“I mean, I’m pretty sure I can remember Mr. Pettersson spinning me into a top last year.”
On playing in Vegas: “Forever a misfit.”
On what he can bring to the Canucks: “Be rock-solid, keep my feet moving, defend hard, eat a couple of pucks for dinner.”
Winner: The Saddledome’s net
It has been a long-time — like, way back to Miikka Kiprusoff’s time — since the Flames had a goalie who can dominate games consistently between the pipes. On the first day of free agency, the team went out and got that guy when they signed Jacob Markstrom to a six-year, $36 million deal.
“Anybody that has followed us knows we’ve tried different things in goal,” said GM Brad Treliving. “The signing of Jacob isn’t a criticism of anybody who was here or is here. We just feel that not very often do top No. 1 goaltenders get to the market. If he did, we wanted to see if there was a way to strike a deal — and we did that.”
The Swede is coming off a year where he finished fourth in Vezina Trophy voting with 23 wins in 43 games and a .918 save percentage. He’s expecting nothing but continued success as he joins the “C of Red.”
“I’m so excited because I feel like I have plenty of more levels to reach and evolve,” he said, adding that it took him a little while to figure out his game and what it takes to be a top goalie in the league. “I can’t wait to do that in a Flames jersey. I think we have something big going.”
Winner (and loser): Golden Knights
They got No. 1 free agent Alex Pietrangelo: winner.
But now they have to shed salary with character guys such Schmidt, with more dominoes to still fall: loser.
Loser: Anyone who answers Joe Sakic’s call
Let’s just say the Stanley Cup champion and Hockey Hall of Famer has taken his clutch game from the ice to the GM chair and has made the current iteration of the Avalanche a must-see Cup contender.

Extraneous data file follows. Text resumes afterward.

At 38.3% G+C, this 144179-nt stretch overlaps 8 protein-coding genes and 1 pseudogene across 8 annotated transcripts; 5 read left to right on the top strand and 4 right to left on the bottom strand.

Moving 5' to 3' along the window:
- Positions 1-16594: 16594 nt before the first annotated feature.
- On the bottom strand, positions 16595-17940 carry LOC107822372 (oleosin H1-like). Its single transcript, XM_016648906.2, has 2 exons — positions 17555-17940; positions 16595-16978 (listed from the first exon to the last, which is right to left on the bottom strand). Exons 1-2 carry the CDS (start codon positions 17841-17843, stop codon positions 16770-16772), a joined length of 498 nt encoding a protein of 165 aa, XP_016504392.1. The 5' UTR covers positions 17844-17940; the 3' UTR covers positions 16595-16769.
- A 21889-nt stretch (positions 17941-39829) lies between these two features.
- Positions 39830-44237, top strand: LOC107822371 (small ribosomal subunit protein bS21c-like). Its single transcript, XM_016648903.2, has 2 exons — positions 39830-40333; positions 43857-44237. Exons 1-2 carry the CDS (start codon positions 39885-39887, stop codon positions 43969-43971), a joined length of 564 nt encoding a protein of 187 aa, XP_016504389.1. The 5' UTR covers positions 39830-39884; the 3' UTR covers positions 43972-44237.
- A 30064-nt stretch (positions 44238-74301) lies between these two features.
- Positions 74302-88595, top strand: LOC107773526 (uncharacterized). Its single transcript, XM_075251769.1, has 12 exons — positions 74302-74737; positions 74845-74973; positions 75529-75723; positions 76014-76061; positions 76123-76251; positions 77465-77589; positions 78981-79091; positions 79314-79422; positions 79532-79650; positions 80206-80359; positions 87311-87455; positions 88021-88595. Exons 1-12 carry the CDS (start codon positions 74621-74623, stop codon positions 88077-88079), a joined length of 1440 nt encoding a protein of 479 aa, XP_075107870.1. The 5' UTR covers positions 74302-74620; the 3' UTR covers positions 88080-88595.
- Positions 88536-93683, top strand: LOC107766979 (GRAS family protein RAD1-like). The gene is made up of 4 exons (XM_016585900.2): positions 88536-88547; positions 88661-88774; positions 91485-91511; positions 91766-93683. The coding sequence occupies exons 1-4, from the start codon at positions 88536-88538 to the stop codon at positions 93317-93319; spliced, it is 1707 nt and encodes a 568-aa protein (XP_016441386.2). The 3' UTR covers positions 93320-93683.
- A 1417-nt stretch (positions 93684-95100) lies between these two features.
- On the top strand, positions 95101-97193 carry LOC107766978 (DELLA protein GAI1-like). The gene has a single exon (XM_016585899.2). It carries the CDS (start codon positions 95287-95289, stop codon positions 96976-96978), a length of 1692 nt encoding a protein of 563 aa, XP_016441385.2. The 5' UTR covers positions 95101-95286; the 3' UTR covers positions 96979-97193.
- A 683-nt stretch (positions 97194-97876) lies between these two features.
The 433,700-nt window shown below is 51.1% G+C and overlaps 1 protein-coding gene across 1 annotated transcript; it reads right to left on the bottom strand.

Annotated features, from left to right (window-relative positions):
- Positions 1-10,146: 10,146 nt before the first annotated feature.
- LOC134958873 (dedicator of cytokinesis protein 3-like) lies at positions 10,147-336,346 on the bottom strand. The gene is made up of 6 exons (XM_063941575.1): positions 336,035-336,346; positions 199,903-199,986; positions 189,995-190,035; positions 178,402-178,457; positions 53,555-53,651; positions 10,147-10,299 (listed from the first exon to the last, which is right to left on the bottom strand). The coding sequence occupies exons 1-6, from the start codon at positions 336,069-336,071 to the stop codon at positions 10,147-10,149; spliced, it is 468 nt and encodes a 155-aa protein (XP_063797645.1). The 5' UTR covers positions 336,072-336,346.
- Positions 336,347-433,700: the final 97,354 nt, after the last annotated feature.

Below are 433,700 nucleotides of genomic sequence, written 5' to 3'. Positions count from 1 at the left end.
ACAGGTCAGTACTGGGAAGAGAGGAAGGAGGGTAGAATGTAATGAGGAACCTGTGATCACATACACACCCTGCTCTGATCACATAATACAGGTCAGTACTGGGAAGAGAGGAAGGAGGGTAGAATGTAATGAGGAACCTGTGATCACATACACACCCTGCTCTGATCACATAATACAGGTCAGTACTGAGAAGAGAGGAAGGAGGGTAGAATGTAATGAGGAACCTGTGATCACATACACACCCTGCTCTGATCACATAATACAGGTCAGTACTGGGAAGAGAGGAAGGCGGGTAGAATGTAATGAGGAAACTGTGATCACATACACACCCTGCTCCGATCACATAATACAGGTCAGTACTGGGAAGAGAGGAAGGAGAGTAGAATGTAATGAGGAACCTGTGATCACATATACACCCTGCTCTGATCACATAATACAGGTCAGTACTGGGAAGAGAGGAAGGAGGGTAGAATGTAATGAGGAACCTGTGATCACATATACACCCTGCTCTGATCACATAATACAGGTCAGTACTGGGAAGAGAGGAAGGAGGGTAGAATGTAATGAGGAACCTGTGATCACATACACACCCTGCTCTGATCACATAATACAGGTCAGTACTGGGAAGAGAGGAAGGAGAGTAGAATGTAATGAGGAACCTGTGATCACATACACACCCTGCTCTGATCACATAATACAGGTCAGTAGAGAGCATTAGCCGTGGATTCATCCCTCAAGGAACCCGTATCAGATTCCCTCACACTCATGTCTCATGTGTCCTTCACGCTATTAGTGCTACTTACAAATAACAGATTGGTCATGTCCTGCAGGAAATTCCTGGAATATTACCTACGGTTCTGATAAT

2020 offseason deals
Offseason trade tracker: List of every deal completed
Loser: Ken Holland
The Oilers GM had a few holes to fill. Yes, he added Tyson Barrie on the blue line, but he had a huge hole to fill in between the pipes. Despite a flush goalie market, he went with Mike Smith.
Loser: Gordie Howe
Nothing against “Mr. Hockey,” but his record for most games played is about to fall to Patrick Marleau. The 41-year-old kid signed a one-year deal to return to the Sharks and is just 44 games behind Howe.
“I still love playing. I still love the competition. I’m still going after my dream of winning the Stanley Cup and I’m still able to get out there and play and have fun and I think that’s the thing that keeps me going,” Marleau said on Tuesday.
“As far as Gordie’s record, you never know what happens. If it does happen, that would be something pretty special, for sure.
He later added: “It would be something pretty special to do. Gordie being from Saskatchewan as well, my home province, it’d be kind of cool to have that connection with him.”
Loser: Jim Benning
Yes, the Canucks GM stole — yes, stole — defenseman Nate Schmidt from the Golden Knights for a third-round pick in 2022. But due to some bad contracts over time, he had no room to sign Markstrom, Quinn Hughes’ partner Chris Tanev (Flames), goalie Louis Domingue (Flames), deadline pickup Toffoli — whom he paid a hefty price for — or defenseman Troy Stecher (Red Wings).
The Athletic’s Harman Dayal tweeted: “Nobody can blame Troy for leaving. I understand not qualifying him but VAN barely communicated with him in the offseason and didn’t make a serious effort to try bringing him back until they realized they had no other option. Would you sign with a team that’s lukewarm on you?”
On a call with reporters, Toffoli also expressed some displeasure with how the Canucks conducted business:
“I talked to them a little bit, but I think everyone knows what their situation is and was so they didn’t really have a whole lot of conversations with us,” he said on Tuesday. “At the time it was frustrating but thinking about it now everything happens for a reason.”
Loser: Ranger fans
Nothing will be sadder than seeing Henrik Lundqvist in a Capitals jersey. That’s it.